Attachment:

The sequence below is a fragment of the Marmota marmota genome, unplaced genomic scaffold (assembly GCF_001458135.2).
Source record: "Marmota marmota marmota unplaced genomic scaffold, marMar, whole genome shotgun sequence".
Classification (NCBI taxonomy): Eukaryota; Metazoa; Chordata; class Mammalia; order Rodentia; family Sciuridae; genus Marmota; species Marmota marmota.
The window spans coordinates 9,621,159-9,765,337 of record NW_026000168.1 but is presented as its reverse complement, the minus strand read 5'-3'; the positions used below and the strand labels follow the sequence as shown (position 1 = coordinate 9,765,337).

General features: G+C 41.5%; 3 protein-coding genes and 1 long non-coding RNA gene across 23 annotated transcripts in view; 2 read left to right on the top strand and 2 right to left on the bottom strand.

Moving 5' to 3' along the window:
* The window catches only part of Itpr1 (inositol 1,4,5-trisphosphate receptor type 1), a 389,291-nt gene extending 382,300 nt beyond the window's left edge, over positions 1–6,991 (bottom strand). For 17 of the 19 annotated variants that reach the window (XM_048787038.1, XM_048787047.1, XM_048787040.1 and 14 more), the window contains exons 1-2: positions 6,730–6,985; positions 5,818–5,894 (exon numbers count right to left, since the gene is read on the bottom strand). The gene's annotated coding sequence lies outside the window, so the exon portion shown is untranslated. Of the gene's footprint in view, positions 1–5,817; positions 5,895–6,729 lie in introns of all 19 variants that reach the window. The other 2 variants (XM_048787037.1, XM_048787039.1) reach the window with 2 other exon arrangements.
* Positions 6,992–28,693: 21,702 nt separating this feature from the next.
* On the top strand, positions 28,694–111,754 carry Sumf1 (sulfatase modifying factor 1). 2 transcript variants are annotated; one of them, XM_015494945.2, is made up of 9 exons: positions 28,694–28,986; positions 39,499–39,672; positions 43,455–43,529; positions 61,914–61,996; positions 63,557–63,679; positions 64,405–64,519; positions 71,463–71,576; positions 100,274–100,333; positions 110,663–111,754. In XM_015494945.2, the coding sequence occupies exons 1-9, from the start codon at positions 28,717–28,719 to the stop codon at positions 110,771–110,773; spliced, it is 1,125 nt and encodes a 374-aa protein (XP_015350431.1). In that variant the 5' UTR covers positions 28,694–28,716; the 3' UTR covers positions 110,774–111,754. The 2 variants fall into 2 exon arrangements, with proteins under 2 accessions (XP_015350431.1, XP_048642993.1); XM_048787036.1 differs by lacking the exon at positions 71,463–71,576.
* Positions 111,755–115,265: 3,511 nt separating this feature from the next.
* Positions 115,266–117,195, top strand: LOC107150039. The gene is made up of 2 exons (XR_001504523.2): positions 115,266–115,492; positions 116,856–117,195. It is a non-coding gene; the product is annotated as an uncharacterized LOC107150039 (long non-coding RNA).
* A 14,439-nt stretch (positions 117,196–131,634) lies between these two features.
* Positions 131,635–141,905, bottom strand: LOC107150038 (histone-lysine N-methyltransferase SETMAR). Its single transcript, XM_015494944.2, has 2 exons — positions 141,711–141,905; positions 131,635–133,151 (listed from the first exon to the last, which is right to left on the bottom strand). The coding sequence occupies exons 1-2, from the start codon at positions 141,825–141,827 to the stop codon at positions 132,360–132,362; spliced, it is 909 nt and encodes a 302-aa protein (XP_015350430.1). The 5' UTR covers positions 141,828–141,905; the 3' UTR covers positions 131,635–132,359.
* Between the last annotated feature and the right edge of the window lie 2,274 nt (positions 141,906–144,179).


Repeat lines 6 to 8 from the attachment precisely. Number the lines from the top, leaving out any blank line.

Moving 5' to 3' along the window:
* The window catches only part of Itpr1 (inositol 1,4,5-trisphosphate receptor type 1), a 389,291-nt gene extending 382,300 nt beyond the window's left edge, over positions 1–6,991 (bottom strand). For 17 of the 19 annotated variants that reach the window (XM_048787038.1, XM_048787047.1, XM_048787040.1 and 14 more), the window contains exons 1-2: positions 6,730–6,985; positions 5,818–5,894 (exon numbers count right to left, since the gene is read on the bottom strand). The gene's annotated coding sequence lies outside the window, so the exon portion shown is untranslated. Of the gene's footprint in view, positions 1–5,817; positions 5,895–6,729 lie in introns of all 19 variants that reach the window. The other 2 variants (XM_048787037.1, XM_048787039.1) reach the window with 2 other exon arrangements.
* Positions 6,992–28,693: 21,702 nt separating this feature from the next.